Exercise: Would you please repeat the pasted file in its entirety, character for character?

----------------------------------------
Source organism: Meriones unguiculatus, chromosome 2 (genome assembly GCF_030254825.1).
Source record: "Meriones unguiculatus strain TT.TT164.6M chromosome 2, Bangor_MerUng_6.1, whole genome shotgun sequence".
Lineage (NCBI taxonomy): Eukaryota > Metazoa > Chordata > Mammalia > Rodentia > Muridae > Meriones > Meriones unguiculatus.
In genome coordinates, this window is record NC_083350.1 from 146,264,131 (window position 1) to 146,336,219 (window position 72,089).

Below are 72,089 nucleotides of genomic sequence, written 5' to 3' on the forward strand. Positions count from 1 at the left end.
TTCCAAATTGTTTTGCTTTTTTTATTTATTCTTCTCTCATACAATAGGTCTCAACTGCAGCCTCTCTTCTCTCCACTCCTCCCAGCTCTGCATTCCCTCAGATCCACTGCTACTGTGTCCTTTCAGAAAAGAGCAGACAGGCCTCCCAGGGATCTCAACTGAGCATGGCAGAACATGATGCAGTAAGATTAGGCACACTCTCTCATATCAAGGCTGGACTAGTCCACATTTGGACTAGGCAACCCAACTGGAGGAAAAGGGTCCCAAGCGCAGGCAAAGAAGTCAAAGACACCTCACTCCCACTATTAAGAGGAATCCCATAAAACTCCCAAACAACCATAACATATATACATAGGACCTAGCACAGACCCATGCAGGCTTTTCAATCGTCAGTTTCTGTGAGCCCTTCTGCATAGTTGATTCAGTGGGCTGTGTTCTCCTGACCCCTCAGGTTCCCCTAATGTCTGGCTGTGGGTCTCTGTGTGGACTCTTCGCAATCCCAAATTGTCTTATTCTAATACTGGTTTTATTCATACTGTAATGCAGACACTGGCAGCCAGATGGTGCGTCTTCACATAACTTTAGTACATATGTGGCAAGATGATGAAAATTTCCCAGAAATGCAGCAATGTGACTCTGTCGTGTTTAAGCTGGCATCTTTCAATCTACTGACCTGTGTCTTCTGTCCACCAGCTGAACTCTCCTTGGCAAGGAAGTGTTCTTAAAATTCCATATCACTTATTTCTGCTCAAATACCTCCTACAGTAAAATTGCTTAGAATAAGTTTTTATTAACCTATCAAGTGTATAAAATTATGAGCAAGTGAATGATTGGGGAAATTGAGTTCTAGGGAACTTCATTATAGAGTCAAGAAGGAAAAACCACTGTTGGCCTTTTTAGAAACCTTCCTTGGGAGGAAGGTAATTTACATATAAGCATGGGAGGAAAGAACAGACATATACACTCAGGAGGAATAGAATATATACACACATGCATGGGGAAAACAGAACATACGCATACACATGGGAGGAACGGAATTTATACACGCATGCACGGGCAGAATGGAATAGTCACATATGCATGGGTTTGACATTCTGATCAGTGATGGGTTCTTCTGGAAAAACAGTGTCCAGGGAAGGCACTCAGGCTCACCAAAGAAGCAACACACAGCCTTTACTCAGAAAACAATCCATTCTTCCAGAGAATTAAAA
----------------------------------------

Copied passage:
Source organism: Meriones unguiculatus, chromosome 2 (genome assembly GCF_030254825.1).
Source record: "Meriones unguiculatus strain TT.TT164.6M chromosome 2, Bangor_MerUng_6.1, whole genome shotgun sequence".
Lineage (NCBI taxonomy): Eukaryota > Metazoa > Chordata > Mammalia > Rodentia > Muridae > Meriones > Meriones unguiculatus.
In genome coordinates, this window is record NC_083350.1 from 146,264,131 (window position 1) to 146,336,219 (window position 72,089).

Below are 72,089 nucleotides of genomic sequence, written 5' to 3' on the forward strand. Positions count from 1 at the left end.
TTCCAAATTGTTTTGCTTTTTTTATTTATTCTTCTCTCATACAATAGGTCTCAACTGCAGCCTCTCTTCTCTCCACTCCTCCCAGCTCTGCATTCCCTCAGATCCACTGCTACTGTGTCCTTTCAGAAAAGAGCAGACAGGCCTCCCAGGGATCTCAACTGAGCATGGCAGAACATGATGCAGTAAGATTAGGCACACTCTCTCATATCAAGGCTGGACTAGTCCACATTTGGACTAGGCAACCCAACTGGAGGAAAAGGGTCCCAAGCGCAGGCAAAGAAGTCAAAGACACCTCACTCCCACTATTAAGAGGAATCCCATAAAACTCCCAAACAACCATAACATATATACATAGGACCTAGCACAGACCCATGCAGGCTTTTCAATCGTCAGTTTCTGTGAGCCCTTCTGCATAGTTGATTCAGTGGGCTGTGTTCTCCTGACCCCTCAGGTTCCCCTAATGTCTGGCTGTGGGTCTCTGTGTGGACTCTTCGCAATCCCAAATTGTCTTATTCTAATACTGGTTTTATTCATACTGTAATGCAGACACTGGCAGCCAGATGGTGCGTCTTCACATAACTTTAGTACATATGTGGCAAGATGATGAAAATTTCCCAGAAATGCAGCAATGTGACTCTGTCGTGTTTAAGCTGGCATCTTTCAATCTACTGACCTGTGTCTTCTGTCCACCAGCTGAACTCTCCTTGGCAAGGAAGTGTTCTTAAAATTCCATATCACTTATTTCTGCTCAAATACCTCCTACAGTAAAATTGCTTAGAATAAGTTTTTATTAACCTATCAAGTGTATAAAATTATGAGCAAGTGAATGATTGGGGAAATTGAGTTCTAGGGAACTTCATTATAGAGTCAAGAAGGAAAAACCACTGTTGGCCTTTTTAGAAACCTTCCTTGGGAGGAAGGTAATTTACATATAAGCATGGGAGGAAAGAACAGACATATACACTCAGGAGGAATAGAATATATACACACATGCATGGGGAAAACAGAACATACGCATACACATGGGAGGAACGGAATTTATACACGCATGCACGGGCAGAATGGAATAGTCACATATGCATGGGTTTGACATTCTGATCAGTGATGGGTTCTTCTGGAAAAACAGTGTCCAGGGAAGGCACTCAGGCTCACCAAAGAAGCAACACACAGCCTTTACTCAGAAAACAATCCATTCTTCCAGAGAATTAAAA